Share this content

Goodwill valuation for filling station

Goodwill

Didn't find your answer?

Hi everyone,

Does anyone have any idea how to value the goodwill of a filling station / garage / convenience store?  Pre-Covid turnover £2.75m, last year £2.25m but net pre-tax profits consistent at around £180k incl directors' remuneration & Covid grants.

It's a family business (Ltd Co) built up from nothing, net assets on b/sheet £480k are probably fairly realistic, no goodwill included. Mother wants to retire and give her shares to their son, but presumably we'll have to include some sort of goodwill figure in the CGT calculation. Freehold not included and will be retained by parents ad infinitum.

Any thoughts and pitfall warnings would be welcome. Presumably holdover relief will be no problem on the shares?

Thanks

Replies (9)

Please login or register to join the discussion.

avatar
By Adam12345
13th May 2021 21:51

If a holdover relief claim is being made, and there is no restriction to the relief, then you don’t need to value the shares.

SP 8/92

Thanks (1)
avatar
By paul.benny
14th May 2021 08:32

Looks like a bit of muddled thinking here

Who owns the freehold - parents or company?
If parents are retaining ownership of freehold (via company or personally), will there be a rent to the son's business?

If company owns freehold, how's it being extracted before the business transfers to son?

Once you've established the actual structure of the transaction, you can think about valuing the company/shares.

Thanks (0)
avatar
By Eddystone
17th May 2021 12:19

Strange, thought I'd replied to this but it doesn't seem to have got away!

Thanks, Adam and John, and good point Adam about the goodwill - it's a bit academic anyway until the final sale, isn't it? So perhaps I'll just use the b/sheet figures, which are actually fairly realistic.

As mentioned, John, the parents own the freehold and plan on continuing to do so. We used to put in a rent until it was mooted some years ago that this would disqualify such properties from being IHT business assets, so now no longer do so.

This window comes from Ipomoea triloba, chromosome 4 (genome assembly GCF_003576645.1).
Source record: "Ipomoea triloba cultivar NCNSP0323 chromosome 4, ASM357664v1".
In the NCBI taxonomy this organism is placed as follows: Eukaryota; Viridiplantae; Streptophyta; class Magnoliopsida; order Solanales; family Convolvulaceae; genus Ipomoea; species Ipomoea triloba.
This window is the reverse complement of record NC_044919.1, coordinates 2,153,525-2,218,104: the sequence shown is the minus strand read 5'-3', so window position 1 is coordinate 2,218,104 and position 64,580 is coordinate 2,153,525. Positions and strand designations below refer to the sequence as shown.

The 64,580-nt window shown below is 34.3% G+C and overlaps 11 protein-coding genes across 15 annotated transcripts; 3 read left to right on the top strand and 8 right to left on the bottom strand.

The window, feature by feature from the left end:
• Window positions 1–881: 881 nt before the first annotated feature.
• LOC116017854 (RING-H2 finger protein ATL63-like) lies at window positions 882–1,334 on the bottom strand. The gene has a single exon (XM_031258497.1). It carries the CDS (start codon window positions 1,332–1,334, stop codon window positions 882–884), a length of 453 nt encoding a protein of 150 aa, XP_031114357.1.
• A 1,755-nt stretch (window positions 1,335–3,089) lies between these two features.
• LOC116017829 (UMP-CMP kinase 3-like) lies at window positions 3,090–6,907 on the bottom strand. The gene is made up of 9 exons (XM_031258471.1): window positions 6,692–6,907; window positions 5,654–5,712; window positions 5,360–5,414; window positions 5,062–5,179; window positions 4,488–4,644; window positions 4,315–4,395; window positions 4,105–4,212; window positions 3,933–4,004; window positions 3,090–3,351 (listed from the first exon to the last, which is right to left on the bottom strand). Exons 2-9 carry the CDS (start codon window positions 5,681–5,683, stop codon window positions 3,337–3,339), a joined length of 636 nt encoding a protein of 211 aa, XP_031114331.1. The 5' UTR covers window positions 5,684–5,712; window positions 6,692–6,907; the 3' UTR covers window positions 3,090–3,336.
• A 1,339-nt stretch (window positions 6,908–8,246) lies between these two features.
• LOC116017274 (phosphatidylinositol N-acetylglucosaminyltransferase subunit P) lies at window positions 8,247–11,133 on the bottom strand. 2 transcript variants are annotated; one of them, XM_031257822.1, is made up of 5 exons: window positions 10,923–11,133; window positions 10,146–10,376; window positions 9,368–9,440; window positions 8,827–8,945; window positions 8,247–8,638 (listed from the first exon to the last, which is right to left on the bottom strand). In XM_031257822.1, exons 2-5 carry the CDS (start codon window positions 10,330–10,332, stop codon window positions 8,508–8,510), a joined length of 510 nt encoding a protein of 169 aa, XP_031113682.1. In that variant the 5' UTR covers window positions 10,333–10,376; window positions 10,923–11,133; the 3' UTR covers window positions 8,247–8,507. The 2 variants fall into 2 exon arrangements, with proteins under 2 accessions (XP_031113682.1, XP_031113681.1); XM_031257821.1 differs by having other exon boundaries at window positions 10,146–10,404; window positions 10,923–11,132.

Thanks (0)
Replying to Eddystone:
avatar
By Mr_awol
17th May 2021 12:49

so there was a rent, now there isn't a rent, but will there be a rent in the future?

As for a 'final sale' when might that be and how old are the parents? Have you assessed what the IHT/CGT/Future CGT liabilities might be if the company is retained rather than gifted?

Thanks (0)
Maytuna
By DJKL
17th May 2021 13:28

We purchased a filling station years ago but well before before my time so this is all secondhand stuff considering the main areas that arose in that transaction and how they might impact valuation.

I think you have to clearly understand the current state and condition of the facilities on the site, their age, their lifespan, also indicative idea re any ground contamination remediation/upgrades needed and the costs, and whose costs,these can be very significant.

Is there a tie in with Shell/Esso etc, how does that work, does it have re its drafting a bearing re the valuation?

What about other services, how do these work, carwashes, air hoses, coffee, hot food etc etc etc, are these in house, hired machines, shared profits etc? What about its shop operation, newsagency,licence etc?